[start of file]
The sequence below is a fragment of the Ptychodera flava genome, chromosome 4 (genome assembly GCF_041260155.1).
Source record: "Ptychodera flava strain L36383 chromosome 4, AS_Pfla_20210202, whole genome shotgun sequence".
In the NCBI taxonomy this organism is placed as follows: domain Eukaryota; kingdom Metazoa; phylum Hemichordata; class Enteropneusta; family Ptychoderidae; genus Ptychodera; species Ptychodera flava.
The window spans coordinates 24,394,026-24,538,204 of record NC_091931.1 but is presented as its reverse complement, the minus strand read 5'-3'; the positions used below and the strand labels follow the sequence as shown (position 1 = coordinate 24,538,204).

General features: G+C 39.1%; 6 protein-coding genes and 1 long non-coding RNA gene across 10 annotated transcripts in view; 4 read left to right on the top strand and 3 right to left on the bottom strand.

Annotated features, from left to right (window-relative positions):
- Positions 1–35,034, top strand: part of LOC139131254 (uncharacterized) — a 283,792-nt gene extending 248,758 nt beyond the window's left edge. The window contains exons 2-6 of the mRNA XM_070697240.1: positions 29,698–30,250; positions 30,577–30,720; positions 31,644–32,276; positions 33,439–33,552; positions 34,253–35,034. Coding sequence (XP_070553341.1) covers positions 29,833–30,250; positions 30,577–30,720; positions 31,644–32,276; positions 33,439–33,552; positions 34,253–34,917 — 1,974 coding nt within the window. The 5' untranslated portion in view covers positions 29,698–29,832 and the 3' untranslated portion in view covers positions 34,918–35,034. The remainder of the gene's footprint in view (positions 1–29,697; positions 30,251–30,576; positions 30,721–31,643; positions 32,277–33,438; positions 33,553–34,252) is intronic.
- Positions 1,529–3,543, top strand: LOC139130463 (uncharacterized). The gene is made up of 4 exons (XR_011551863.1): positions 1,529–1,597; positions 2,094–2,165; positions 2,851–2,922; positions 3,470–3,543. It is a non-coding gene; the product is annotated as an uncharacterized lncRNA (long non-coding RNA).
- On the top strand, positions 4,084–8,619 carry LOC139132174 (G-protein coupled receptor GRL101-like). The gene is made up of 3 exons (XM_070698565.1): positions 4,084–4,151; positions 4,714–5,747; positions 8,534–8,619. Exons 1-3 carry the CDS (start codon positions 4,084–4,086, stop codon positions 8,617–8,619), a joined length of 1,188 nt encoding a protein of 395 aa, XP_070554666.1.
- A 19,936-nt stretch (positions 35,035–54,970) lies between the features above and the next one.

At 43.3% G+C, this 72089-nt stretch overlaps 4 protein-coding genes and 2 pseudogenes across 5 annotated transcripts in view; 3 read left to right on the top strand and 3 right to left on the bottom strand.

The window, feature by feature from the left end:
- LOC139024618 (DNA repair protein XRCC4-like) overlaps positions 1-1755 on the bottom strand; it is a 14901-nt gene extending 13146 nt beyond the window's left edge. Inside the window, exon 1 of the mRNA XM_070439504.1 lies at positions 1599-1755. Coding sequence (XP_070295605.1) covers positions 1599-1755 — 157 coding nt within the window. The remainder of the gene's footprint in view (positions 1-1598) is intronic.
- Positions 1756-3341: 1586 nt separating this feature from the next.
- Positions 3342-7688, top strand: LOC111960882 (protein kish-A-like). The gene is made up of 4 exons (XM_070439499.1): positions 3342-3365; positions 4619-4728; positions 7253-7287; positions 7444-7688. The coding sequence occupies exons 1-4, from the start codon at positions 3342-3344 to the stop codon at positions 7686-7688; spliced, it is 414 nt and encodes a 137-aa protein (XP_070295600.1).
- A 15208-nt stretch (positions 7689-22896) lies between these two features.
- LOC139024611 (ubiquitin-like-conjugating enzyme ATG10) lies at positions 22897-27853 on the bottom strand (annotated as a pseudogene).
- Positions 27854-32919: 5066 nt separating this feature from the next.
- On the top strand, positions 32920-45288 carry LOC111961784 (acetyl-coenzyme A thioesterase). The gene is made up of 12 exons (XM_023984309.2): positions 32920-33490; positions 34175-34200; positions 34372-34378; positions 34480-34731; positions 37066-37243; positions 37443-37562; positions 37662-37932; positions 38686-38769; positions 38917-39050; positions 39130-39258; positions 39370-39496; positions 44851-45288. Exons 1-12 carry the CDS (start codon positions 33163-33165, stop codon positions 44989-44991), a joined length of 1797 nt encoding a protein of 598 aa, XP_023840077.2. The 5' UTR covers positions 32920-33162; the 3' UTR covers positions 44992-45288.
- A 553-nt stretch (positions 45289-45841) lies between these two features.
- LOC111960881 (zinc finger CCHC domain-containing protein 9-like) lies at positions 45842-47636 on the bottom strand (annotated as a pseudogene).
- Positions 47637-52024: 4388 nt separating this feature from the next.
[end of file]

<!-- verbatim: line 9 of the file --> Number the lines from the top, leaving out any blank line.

- On the top strand, positions 4,084–8,619 carry LOC139132174 (G-protein coupled receptor GRL101-like). The gene is made up of 3 exons (XM_070698565.1): positions 4,084–4,151; positions 4,714–5,747; positions 8,534–8,619. Exons 1-3 carry the CDS (start codon positions 4,084–4,086, stop codon positions 8,617–8,619), a joined length of 1,188 nt encoding a protein of 395 aa, XP_070554666.1.